Learning about Birds:

thoughts from a new birder

by Eva Lapp, Communications and Development Graduate Fellow

header photo: eastern phoebe at Cedar Crest, Jaime Sweany

Here at Sycamore Land Trust, every staff member has a deep and abiding passion for continued learning about wildlife conservation. As the newest member of the team, I don’t come from an environmental background but I have been so excited to learn from others and gain a better understanding of the intricacies of conservation and the tender balance of relationships within the natural world. For me, this started with gaining a broader knowledge of birds and how Sycamore works to protect habitats that depend on these critical creatures!

My birding adventures began as I suspect many first-time adult birders’ have: I sat down on my back deck determined to identify a new bird all on my own. I saw several that I already knew: cardinals, blue jays, robins, pigeons, sparrows… and then I saw it! It was a sleek bird, black feathers but with a delicate shimmering effect whenever it moved, appearing brown in one moment and then iridescent silvery grey in the next. It had a slender yellow beak and was poking its way through the grass near my compost pile. After observing it through my binoculars, I whipped out my birding book, estimating size, coloration, and beak shape. I was delighted to discover this bird was a European starling. I did a quick skim of the description which read:

“these congregations create much noise, foul the area, and have proved difficult to drive away…[they] compete with native species for nest cavities and food.”

All the seasoned birders out there are probably chuckling at me. I have since observed that starlings are indeed loud, aggressive, and everywhere. Yet, I still think there is something fascinating about starlings, despite their pesky behaviors! Maybe not the most exciting of birds, but I was pretty pleased with myself for correctly identifying one on my own.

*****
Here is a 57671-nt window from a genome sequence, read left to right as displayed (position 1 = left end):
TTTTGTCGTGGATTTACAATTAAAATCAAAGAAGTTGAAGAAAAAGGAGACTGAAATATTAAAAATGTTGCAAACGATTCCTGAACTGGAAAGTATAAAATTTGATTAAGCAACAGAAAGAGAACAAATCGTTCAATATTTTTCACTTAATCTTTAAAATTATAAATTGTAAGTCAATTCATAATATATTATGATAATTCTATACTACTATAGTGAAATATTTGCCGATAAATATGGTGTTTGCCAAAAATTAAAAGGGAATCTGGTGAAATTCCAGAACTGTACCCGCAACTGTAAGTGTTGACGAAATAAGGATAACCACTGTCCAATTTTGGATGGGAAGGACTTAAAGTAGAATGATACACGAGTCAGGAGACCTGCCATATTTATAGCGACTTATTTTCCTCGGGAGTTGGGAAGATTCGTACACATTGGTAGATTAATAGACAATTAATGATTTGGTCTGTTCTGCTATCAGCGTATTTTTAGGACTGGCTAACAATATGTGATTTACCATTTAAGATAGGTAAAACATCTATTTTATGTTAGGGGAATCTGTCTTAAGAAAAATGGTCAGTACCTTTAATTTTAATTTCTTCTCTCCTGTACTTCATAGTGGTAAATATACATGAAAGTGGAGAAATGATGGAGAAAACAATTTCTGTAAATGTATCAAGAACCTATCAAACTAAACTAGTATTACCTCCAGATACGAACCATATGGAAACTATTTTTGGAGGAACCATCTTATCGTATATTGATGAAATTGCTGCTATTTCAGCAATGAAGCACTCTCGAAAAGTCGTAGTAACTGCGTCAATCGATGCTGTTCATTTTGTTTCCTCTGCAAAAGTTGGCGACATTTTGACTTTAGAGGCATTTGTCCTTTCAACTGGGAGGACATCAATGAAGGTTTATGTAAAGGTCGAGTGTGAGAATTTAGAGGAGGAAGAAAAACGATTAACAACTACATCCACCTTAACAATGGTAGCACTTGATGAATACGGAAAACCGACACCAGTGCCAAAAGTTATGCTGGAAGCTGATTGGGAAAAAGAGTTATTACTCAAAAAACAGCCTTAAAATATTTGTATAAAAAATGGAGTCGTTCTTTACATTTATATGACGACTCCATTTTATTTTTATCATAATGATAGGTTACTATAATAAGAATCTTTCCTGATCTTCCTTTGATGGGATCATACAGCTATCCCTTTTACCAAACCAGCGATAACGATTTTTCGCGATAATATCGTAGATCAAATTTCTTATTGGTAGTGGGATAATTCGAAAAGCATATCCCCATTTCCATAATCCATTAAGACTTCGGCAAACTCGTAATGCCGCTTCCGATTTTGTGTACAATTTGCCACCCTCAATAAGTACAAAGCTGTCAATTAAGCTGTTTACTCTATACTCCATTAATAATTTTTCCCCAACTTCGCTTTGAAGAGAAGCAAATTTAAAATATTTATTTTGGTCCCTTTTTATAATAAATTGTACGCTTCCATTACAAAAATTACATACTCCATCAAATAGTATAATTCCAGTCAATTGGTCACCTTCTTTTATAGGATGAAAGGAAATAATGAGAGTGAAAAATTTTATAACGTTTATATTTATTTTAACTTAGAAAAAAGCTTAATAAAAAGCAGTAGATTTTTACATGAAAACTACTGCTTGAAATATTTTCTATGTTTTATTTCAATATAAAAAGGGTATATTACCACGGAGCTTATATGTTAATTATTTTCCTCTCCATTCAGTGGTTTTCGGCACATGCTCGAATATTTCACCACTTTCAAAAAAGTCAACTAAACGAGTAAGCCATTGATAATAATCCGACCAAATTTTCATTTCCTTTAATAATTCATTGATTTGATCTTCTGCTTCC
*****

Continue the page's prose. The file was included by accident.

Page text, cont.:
Before this “star(t)ling” realization, I first started identifying birds during the long winter months with the help of Susan Haislip Daleke, Sycamore’s Administrative Director. I expressed an interest in learning about birds as one way of engaging with Sycamore’s work to preserve natural ecosystems. Susan began pointing out individual species outside the Sycamore office windows, providing me with names and unique characteristics to look for. I grabbed a notebook and started jotting down these notes and names, creating my bird list for the Sycamore office.

Before these sessions with Susan, I had never been good at identifying beyond the basic species. My first significant bird memory is when I was assigned to the “Cardinals” class (as opposed to the “Blue jays”) in preschool. For many of my midwestern peers, cardinals, blue jays, and robins are some of the only birds that have managed to secure a spot in our fleeting attention for birds and wildlife! It was only in recent years that I started learning about birds like the pileated woodpecker and sandhill cranes and it has only been in recent months that I have been able to identify my first northern flicker, prothonotary warbler, and my personal favorite, the sweet and musical Carolina wren.

With the recent months of working from home, my partner Sam and I set up bird feeders and a bird bath in our yard to continue encouraging birds to visit our property. This simple addition has made a big difference in the number of species we see on a daily basis! My current list includes around 35 different birds that I can identify by sight – making me much more attentive to the wildlife around me.